The state must return a majority of the deposits it has been collecting from African migrants’ salaries, the High Court of Justice ruled Thursday.
Until now, part of migrants’ salaries were held on deposit by the state and given back to them if and when they left the country as a means to encourage them to leave.
In a 6-1 vote, with Justice Noam Sohlberg dissenting, the High Court declared part of the law regarding migrants’ deposits unconstitutional. It upheld another part.
The High Court struck down the collection of 20% of migrant employees’ salaries by the state, while upholding the state’s collection of an additional part of the salary paid by employers, which made up 16% of the deposit.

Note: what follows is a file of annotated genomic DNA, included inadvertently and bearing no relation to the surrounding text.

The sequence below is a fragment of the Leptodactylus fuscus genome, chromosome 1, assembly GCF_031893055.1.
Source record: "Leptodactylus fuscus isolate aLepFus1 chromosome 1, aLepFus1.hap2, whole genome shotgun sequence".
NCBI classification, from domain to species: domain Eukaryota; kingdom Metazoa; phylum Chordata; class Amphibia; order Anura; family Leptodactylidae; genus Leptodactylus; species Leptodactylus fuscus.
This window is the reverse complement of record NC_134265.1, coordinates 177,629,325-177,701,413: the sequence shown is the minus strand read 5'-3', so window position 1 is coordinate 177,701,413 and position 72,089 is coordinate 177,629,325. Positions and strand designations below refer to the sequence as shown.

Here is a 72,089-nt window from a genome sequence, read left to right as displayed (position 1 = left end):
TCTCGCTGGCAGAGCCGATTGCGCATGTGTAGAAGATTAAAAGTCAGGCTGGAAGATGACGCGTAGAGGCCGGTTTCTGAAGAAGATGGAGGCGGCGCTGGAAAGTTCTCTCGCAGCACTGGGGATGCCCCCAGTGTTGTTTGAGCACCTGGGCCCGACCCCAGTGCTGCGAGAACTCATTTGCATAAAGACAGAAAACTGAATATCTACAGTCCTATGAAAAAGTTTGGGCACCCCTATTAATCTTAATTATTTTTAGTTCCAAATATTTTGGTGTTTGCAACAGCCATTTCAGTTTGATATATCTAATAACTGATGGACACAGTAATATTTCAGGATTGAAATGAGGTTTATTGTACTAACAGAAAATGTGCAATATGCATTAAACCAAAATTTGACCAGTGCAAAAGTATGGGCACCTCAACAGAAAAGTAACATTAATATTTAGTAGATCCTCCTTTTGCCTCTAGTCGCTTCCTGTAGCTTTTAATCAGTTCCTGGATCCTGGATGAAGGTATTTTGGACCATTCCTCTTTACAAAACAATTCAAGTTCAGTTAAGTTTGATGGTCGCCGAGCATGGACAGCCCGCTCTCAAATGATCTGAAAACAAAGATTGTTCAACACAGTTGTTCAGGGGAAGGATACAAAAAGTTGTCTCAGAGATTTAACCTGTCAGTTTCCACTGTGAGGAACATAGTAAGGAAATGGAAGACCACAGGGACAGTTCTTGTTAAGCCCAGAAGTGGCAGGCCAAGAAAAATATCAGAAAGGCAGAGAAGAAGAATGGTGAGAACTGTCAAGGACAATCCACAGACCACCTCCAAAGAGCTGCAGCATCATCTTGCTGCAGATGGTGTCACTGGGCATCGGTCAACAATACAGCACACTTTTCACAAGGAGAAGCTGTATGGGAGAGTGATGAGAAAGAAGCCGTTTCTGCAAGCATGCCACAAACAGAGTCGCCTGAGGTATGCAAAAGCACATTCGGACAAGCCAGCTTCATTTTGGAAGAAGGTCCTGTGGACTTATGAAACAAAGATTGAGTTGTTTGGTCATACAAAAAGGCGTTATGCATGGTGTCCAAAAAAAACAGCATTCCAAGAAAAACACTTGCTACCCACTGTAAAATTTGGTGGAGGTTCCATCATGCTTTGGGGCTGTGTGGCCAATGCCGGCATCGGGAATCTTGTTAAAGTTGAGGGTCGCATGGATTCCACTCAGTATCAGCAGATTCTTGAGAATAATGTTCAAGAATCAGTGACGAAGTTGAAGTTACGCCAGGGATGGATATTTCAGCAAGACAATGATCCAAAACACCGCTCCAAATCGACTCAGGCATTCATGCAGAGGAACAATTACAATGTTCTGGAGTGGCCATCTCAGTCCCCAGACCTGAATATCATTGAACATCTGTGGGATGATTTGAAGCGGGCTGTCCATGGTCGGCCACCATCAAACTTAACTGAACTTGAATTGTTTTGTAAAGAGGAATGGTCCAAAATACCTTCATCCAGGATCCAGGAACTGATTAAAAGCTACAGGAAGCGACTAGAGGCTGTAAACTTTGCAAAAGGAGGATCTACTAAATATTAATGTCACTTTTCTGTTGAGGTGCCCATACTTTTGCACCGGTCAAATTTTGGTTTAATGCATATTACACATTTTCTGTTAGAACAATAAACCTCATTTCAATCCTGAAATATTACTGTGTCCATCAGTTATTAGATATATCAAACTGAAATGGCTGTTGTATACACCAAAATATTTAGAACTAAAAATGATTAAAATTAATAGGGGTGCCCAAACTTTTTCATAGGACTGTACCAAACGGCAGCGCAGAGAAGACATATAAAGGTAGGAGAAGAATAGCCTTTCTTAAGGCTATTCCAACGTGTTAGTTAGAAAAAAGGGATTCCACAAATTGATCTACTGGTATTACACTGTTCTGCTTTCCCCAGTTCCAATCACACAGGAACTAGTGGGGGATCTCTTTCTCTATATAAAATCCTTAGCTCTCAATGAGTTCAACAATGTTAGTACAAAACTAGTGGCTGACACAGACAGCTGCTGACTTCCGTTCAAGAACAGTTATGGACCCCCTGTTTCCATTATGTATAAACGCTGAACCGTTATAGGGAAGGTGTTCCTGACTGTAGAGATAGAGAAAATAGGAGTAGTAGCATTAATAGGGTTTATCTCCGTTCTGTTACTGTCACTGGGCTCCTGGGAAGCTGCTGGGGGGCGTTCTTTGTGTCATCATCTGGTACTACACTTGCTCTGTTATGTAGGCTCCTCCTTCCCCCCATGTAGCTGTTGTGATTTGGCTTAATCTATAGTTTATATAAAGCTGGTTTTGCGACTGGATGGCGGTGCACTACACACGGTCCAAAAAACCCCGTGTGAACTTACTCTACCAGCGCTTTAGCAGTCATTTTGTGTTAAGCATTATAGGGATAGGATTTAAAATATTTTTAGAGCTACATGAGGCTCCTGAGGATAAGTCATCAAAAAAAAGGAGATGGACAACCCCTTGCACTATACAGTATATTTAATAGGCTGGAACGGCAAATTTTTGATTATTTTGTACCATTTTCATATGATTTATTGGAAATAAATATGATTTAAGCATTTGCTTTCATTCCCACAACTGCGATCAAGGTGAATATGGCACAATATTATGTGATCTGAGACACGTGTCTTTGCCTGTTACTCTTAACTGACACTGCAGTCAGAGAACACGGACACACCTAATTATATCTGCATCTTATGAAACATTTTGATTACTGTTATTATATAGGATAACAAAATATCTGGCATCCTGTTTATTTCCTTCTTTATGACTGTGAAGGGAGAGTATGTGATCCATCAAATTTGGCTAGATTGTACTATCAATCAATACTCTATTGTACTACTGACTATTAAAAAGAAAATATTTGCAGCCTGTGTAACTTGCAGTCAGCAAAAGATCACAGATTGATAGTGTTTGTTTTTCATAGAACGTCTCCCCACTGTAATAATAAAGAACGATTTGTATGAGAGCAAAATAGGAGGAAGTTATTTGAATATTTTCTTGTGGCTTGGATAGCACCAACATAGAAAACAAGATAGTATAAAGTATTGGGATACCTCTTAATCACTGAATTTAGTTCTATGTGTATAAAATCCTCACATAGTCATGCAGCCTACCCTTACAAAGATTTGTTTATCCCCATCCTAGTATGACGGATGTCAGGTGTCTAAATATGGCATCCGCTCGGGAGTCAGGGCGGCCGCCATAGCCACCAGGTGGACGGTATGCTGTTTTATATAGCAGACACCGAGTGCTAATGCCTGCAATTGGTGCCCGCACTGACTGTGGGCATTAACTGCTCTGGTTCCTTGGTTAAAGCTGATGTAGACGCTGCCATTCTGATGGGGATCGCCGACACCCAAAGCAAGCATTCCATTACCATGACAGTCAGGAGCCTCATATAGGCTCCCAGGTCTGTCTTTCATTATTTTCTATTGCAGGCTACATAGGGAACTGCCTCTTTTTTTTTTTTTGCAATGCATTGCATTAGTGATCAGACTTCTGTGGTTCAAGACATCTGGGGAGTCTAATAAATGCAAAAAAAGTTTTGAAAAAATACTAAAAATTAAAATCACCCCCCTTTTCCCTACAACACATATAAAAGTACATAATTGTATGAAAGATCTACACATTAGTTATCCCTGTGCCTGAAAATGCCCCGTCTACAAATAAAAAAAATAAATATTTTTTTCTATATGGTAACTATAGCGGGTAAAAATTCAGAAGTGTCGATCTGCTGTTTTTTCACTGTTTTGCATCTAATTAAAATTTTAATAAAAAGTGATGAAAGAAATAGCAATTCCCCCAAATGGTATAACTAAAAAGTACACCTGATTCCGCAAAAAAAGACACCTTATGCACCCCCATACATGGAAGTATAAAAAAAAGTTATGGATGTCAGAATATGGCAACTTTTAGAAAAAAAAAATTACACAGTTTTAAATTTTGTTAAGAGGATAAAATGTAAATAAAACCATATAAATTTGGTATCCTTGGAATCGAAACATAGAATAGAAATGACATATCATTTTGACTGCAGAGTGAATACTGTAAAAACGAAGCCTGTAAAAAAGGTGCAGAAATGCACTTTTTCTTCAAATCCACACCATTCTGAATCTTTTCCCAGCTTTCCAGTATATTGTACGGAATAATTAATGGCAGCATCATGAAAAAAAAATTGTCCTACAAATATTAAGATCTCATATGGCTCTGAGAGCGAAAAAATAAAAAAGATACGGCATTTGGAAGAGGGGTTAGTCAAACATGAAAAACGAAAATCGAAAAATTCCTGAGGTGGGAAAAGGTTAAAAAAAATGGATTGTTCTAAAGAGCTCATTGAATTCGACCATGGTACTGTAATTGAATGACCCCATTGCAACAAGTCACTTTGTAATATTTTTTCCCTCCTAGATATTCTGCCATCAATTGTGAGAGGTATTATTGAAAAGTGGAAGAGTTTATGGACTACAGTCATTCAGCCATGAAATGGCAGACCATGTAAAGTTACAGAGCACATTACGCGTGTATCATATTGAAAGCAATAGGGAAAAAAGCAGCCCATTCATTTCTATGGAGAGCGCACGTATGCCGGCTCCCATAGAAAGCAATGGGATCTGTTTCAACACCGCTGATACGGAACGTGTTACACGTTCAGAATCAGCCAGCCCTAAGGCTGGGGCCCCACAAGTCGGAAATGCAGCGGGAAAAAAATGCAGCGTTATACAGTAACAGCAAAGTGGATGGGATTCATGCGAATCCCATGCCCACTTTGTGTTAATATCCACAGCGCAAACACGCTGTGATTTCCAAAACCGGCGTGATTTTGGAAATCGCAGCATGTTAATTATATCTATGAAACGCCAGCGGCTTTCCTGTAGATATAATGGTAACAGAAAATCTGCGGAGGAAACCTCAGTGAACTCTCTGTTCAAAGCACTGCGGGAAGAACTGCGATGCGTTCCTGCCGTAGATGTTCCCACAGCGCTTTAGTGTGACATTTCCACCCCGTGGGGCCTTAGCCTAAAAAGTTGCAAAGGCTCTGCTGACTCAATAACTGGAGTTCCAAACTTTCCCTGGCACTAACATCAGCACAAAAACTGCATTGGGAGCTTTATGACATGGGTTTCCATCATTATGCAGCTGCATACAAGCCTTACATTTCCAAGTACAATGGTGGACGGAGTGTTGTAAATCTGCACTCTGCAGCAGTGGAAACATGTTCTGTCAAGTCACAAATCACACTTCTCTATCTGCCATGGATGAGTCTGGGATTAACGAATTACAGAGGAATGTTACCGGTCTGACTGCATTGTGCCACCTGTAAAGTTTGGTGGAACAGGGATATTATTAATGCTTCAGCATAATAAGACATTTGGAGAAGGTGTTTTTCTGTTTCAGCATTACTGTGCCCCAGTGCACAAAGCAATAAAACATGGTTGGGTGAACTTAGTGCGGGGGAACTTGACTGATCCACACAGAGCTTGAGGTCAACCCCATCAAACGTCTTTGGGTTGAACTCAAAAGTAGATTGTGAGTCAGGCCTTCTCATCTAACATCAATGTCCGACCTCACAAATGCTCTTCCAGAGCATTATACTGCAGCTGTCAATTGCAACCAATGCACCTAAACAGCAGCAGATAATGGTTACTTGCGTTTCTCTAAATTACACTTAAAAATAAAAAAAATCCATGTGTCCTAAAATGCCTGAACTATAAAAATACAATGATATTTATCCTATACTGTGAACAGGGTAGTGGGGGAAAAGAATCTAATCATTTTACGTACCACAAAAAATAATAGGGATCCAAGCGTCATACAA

Regarding the 20%, any previously collected funds must be immediately returned to migrants, the court ruled.
While the state had a right to encourage the migrants to leave, this provision was too draconian, particularly given that most migrants’ salaries are already very low, the justices said.
Given the low salary, the small deposits being collected and the steady reduction in migrants leaving Israel, it also seemed that the strategy was not succeeding, they said.
There has been an ongoing battle about whether African migrants are mostly in Israel to flee persecution or for better job opportunities and whether they should be integrated or pressured to leave.
In the early 2010s, there were some 60,000 African migrants in Israel. Various detention, employment and deposit policies have reduced the number of migrants in Israel to around 30,000. That number has stayed relatively steady in recent years.